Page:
[This is the fifth entry in “Video Evidence,” a series of video essays championing the most deserving Oscar nominees. For the full list of video essays, see the 2014 Oscars :Video Evidence main page.]
Chiwetel Ejiofor, 12 Years a Slave
Total screen time: 91 minutes (72% of movie screen time)
If I were giving an Oscar to the most compelling character in this category, I’d give it to Solomon Northup in 12 Years a Slave. his personal saga of injustice and survival is simply devastating to witness. Chiwetel Ejiofor embodies his physical torments with a sturdy dignity, and it’s sympathetic. . .but never surprising. His pained expressions and rational demeanor pretty much hit the same note of tragic, noble suffering from start to finish.
Leonardo DiCaprio, The Wolf of Wall Street
Total screen time: 125 minutes (73% of total)
Way on the far opposite end, there’s nothing noble about DiCaprio’s hedonistic stock trader Jordan Belfort. Regardless of what you think of this thoroughly amoral antihero, DiCaprio relishes the juiciness of the role, squeezing it for maximum entertainment value. There’s one particular sequence where he unleashes hilarious physical comic talent that I hadn’t seen from him before. Otherwise, I’m skeptical of this performance because it tries so hard to overpower you as a viewer. It’s the acting equivalent of a three-hour arena rock concert, with DiCaprio playing the same power chord over and over.
Christian Bale, American Hustle
Total screen time: 60 minutes (46% of total)
“Subtle” is not the first word that comes to mind with American Hustle, and on one level Christian Bale’s turn as a seasoned con artist comes off as a tacky homage to Robert De Niro. But Bale adds his own twists. He’s the backbone of the ensemble, but in a strange way: he’s a character who seems to play hide and seek with the others and with the audience. He wears his sunglasses like a protective armor, while his voice and gestures try to persuade others. Bale combines shiftiness with vulnerability to create an unusual charisma. And there are surprising moments where his warmth comes through like few times in Bale’s career. Follow his eyes in this moment and you might be able to follow his heart.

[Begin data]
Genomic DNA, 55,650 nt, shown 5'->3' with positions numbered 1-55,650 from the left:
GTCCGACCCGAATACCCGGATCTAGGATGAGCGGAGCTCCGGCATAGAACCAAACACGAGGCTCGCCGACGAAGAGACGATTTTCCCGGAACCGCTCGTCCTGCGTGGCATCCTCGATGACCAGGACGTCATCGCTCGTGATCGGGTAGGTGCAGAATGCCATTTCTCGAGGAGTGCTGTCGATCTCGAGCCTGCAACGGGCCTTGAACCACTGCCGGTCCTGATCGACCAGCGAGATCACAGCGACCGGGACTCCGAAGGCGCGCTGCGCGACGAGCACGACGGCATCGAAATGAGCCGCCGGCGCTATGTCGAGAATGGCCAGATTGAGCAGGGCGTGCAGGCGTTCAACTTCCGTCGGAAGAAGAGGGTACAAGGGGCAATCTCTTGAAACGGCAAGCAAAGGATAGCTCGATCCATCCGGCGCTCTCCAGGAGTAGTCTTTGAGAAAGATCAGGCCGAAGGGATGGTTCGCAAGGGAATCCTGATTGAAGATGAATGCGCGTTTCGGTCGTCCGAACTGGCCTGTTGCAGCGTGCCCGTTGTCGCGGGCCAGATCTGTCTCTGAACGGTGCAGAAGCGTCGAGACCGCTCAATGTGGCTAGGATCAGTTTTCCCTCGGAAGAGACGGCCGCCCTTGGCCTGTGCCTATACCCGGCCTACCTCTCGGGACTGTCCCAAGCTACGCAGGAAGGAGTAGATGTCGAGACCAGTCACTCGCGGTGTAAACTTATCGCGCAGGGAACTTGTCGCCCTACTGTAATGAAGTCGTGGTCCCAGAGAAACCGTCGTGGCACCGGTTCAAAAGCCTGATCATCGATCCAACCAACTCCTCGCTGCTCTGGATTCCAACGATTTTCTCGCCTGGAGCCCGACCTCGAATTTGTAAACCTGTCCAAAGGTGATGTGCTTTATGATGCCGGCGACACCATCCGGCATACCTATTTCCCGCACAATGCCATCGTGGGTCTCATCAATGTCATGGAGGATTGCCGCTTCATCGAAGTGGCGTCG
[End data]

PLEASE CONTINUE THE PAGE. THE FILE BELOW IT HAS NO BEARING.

Matthew McConaughey, Dallas Buyers Club
Total screen time: 89 minutes (80% of total)
McConaughey absolutely dominates Dallas Buyers Club, turning the movie into a showcase of the full range of his talents. He occupies eighty percent of the movie, more than anyone else in this category. But beyond sheer numbers, what’s impressive is the different ways he dominates the screen. Look at how he runs this scene, balancing authoritative force with relaxed comic confidence. Then look here at how he dominates from a position of weakness. Through a swift series of eye movements and body language, he shows you his mind racing desperately for solutions. Even in one of the movie’s most patronizing scenes, he owns the moment with deadpan conviction. It’s a special blend of rage and kindness that defines this performance.
Bruce Dern, Nebraska
Total screen time: 61 minutes (56% of total)
Bruce Dern’s performance as Woody Grant is the most low-key of the bunch. At first, this old man doesn’t seem that complex. You’re not sure whether Woody is senile or just plain stupid; either way, he’s easy to condescend to, as a viewer and as an actor. But Dern doesn’t condescend in the least. Instead he uses his character’s simplicity to conjure a mystery.
The split second precision in the timing of his responses make you wonder, how is his mind working? His delivery gives dignity to his answers. This man has his own values, strange as they are. And that strangeness cracks open a door to whole way of life that is now dead and gone. We can only hear it in Dern’s brief answers, not just the words, but the way he answers. And we see it in his eyes, the way he looks. They’re not answers but more questions: What does this man see? What does this man remember?
This kind of performance is a world away from the wall to wall salesmanship of Leonardo DiCaprio, or the prestigious suffering of Chiwetel Ejiofor. It’s not just for pleasure, and it’s not just for spectacle. It’s the kind of acting that feels like a lost art. The art of mystery. The mystery of the strangeness that great movies can bring to life: the mystery of life itself.
Kevin B. Lee is a filmmaker, critic, video essayist and founding editor of Keyframe. He tweets as @alsolikelife.